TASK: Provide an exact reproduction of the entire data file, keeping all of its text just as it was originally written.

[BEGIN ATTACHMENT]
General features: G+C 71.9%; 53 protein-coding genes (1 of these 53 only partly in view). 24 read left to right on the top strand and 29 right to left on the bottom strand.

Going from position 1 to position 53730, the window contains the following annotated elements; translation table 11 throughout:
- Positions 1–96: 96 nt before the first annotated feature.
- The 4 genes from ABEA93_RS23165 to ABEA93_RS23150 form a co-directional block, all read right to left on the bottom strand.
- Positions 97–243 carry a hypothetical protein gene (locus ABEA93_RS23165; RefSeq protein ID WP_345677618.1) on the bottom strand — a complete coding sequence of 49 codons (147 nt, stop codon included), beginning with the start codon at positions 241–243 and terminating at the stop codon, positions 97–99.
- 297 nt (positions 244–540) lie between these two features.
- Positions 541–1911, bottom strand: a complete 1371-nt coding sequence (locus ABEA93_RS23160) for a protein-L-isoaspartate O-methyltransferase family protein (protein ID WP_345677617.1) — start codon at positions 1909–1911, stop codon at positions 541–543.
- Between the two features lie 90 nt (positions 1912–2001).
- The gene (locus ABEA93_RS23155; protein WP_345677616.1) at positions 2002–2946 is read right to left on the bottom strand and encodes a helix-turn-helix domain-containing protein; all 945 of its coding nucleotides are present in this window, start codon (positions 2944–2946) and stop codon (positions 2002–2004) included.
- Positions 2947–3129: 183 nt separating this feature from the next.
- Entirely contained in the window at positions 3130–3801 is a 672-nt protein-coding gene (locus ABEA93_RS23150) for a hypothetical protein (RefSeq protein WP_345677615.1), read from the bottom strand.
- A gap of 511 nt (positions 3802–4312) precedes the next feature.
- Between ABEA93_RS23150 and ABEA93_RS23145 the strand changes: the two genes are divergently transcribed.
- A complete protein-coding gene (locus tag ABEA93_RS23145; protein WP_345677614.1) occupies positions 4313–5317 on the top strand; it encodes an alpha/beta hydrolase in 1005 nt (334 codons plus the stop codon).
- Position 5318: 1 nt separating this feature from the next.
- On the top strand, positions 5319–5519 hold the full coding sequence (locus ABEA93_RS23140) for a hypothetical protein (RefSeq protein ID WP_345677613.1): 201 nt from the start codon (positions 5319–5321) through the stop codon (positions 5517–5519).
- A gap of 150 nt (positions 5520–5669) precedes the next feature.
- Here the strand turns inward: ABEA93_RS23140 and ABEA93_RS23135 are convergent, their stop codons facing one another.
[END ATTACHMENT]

General features: G+C 71.9%; 53 protein-coding genes (1 of these 53 only partly in view). 24 read left to right on the top strand and 29 right to left on the bottom strand.

Going from position 1 to position 53730, the window contains the following annotated elements; translation table 11 throughout:
- Positions 1–96: 96 nt before the first annotated feature.
- The 4 genes from ABEA93_RS23165 to ABEA93_RS23150 form a co-directional block, all read right to left on the bottom strand.
- Positions 97–243 carry a hypothetical protein gene (locus ABEA93_RS23165; RefSeq protein ID WP_345677618.1) on the bottom strand — a complete coding sequence of 49 codons (147 nt, stop codon included), beginning with the start codon at positions 241–243 and terminating at the stop codon, positions 97–99.
- 297 nt (positions 244–540) lie between these two features.
- Positions 541–1911, bottom strand: a complete 1371-nt coding sequence (locus ABEA93_RS23160) for a protein-L-isoaspartate O-methyltransferase family protein (protein ID WP_345677617.1) — start codon at positions 1909–1911, stop codon at positions 541–543.
- Between the two features lie 90 nt (positions 1912–2001).
- The gene (locus ABEA93_RS23155; protein WP_345677616.1) at positions 2002–2946 is read right to left on the bottom strand and encodes a helix-turn-helix domain-containing protein; all 945 of its coding nucleotides are present in this window, start codon (positions 2944–2946) and stop codon (positions 2002–2004) included.
- Positions 2947–3129: 183 nt separating this feature from the next.
- Entirely contained in the window at positions 3130–3801 is a 672-nt protein-coding gene (locus ABEA93_RS23150) for a hypothetical protein (RefSeq protein WP_345677615.1), read from the bottom strand.
- A gap of 511 nt (positions 3802–4312) precedes the next feature.
- Between ABEA93_RS23150 and ABEA93_RS23145 the strand changes: the two genes are divergently transcribed.
- A complete protein-coding gene (locus tag ABEA93_RS23145; protein WP_345677614.1) occupies positions 4313–5317 on the top strand; it encodes an alpha/beta hydrolase in 1005 nt (334 codons plus the stop codon).
- Position 5318: 1 nt separating this feature from the next.
- On the top strand, positions 5319–5519 hold the full coding sequence (locus ABEA93_RS23140) for a hypothetical protein (RefSeq protein ID WP_345677613.1): 201 nt from the start codon (positions 5319–5321) through the stop codon (positions 5517–5519).
- A gap of 150 nt (positions 5520–5669) precedes the next feature.
- Here the strand turns inward: ABEA93_RS23140 and ABEA93_RS23135 are convergent, their stop codons facing one another.